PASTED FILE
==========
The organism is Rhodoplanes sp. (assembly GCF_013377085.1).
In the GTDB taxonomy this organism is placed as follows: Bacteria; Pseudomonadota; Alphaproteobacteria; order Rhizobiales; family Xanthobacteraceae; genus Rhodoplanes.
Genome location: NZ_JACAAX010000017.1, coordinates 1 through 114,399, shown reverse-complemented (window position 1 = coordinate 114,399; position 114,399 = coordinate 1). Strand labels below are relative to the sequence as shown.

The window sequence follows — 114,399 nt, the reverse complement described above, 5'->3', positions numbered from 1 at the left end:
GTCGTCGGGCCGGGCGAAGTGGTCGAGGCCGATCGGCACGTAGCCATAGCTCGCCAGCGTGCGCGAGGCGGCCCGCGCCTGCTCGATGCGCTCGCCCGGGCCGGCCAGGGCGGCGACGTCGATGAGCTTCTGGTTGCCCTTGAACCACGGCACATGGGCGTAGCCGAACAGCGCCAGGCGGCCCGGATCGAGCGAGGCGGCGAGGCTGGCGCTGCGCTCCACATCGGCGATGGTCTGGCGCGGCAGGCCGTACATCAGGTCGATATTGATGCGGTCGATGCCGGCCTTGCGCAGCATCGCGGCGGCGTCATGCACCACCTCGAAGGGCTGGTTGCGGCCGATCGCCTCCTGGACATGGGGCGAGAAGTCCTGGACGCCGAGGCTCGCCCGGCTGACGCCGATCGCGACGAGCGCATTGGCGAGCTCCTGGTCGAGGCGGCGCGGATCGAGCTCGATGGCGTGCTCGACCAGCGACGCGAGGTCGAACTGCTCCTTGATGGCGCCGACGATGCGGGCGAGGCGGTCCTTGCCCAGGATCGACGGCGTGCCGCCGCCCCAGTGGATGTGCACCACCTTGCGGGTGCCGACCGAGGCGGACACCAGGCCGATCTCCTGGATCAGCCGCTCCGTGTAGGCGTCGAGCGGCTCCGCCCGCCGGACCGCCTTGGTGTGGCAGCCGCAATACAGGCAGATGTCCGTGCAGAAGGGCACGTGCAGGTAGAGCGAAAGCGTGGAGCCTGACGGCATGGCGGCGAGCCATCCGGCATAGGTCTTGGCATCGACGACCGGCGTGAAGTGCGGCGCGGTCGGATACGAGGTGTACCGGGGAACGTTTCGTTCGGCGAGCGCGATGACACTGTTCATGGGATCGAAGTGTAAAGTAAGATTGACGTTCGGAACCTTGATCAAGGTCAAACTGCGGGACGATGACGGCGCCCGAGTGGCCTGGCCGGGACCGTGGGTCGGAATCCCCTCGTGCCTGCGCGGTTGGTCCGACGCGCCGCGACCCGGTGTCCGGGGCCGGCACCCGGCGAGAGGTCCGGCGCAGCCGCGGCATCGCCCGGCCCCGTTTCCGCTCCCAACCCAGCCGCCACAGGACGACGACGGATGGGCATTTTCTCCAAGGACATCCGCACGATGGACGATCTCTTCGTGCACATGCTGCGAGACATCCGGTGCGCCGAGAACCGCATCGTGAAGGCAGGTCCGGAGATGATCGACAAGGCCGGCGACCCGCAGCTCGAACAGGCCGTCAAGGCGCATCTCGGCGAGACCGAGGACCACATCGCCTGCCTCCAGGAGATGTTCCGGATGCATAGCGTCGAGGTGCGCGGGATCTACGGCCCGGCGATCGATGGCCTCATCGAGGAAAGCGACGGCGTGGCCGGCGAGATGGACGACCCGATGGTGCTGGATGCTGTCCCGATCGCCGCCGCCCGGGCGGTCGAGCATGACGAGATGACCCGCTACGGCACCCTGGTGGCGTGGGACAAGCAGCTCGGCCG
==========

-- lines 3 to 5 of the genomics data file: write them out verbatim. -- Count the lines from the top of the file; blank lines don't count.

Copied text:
Genome location: NZ_JACAAX010000017.1, coordinates 1 through 114,399, shown reverse-complemented (window position 1 = coordinate 114,399; position 114,399 = coordinate 1). Strand labels below are relative to the sequence as shown.

The window sequence follows — 114,399 nt, the reverse complement described above, 5'->3', positions numbered from 1 at the left end:
GTCGTCGGGCCGGGCGAAGTGGTCGAGGCCGATCGGCACGTAGCCATAGCTCGCCAGCGTGCGCGAGGCGGCCCGCGCCTGCTCGATGCGCTCGCCCGGGCCGGCCAGGGCGGCGACGTCGATGAGCTTCTGGTTGCCCTTGAACCACGGCACATGGGCGTAGCCGAACAGCGCCAGGCGGCCCGGATCGAGCGAGGCGGCGAGGCTGGCGCTGCGCTCCACATCGGCGATGGTCTGGCGCGGCAGGCCGTACATCAGGTCGATATTGATGCGGTCGATGCCGGCCTTGCGCAGCATCGCGGCGGCGTCATGCACCACCTCGAAGGGCTGGTTGCGGCCGATCGCCTCCTGGACATGGGGCGAGAAGTCCTGGACGCCGAGGCTCGCCCGGCTGACGCCGATCGCGACGAGCGCATTGGCGAGCTCCTGGTCGAGGCGGCGCGGATCGAGCTCGATGGCGTGCTCGACCAGCGACGCGAGGTCGAACTGCTCCTTGATGGCGCCGACGATGCGGGCGAGGCGGTCCTTGCCCAGGATCGACGGCGTGCCGCCGCCCCAGTGGATGTGCACCACCTTGCGGGTGCCGACCGAGGCGGACACCAGGCCGATCTCCTGGATCAGCCGCTCCGTGTAGGCGTCGAGCGGCTCCGCCCGCCGGACCGCCTTGGTGTGGCAGCCGCAATACAGGCAGATGTCCGTGCAGAAGGGCACGTGCAGGTAGAGCGAAAGCGTGGAGCCTGACGGCATGGCGGCGAGCCATCCGGCATAGGTCTTGGCATCGACGACCGGCGTGAAGTGCGGCGCGGTCGGATACGAGGTGTACCGGGGAACGTTTCGTTCGGCGAGCGCGATGACACTGTTCATGGGATCGAAGTGTAAAGTAAGATTGACGTTCGGAACCTTGATCAAGGTCAAACTGCGGGACGATGACGGCGCCCGAGTGGCCTGGCCGGGACCGTGGGTCGGAATCCCCTCGTGCCTGCGCGGTTGGTCCGACGCGCCGCGACCCGGTGTCCGGGGCCGGCACCCGGCGAGAGGTCCGGCGCAGCCGCGGCATCGCCCGGCCCCGTTTCCGCTCCCAACCCAGCCGCCACAGGACGACGACGGATGGGCATTTTCTCCAAGGACATCCGCACGATGGACGATCTCTTCGTGCACATGCTGCGAGACATCCGGTGCGCCGAGAACCGCATCGTGAAGGCAGGTCCGGAGATGATCGACAAGGCCGGCGACCCGCAGCTCGAACAGGCCGTCAAGGCGCATCTCGGCGAGACCGAGGACCACATCGCCTGCCTCCAGGAGATGTTCCGGATGCATAGCGTCGAGGTGCGCGGGATCTACGGCCCGGCGATCGATGGCCTCATCGAGGAAAGCGACGGCGTGGCCGGCGAGATGGACGACCCGATGGTGCTGGATGCTGTCCCGATCGCCGCCGCCCGGGCGGTCGAGCATGACGAGATGACCCGCTACGGCACCCTGGTGGCGTGGGACAAGCAGCTCGGCCG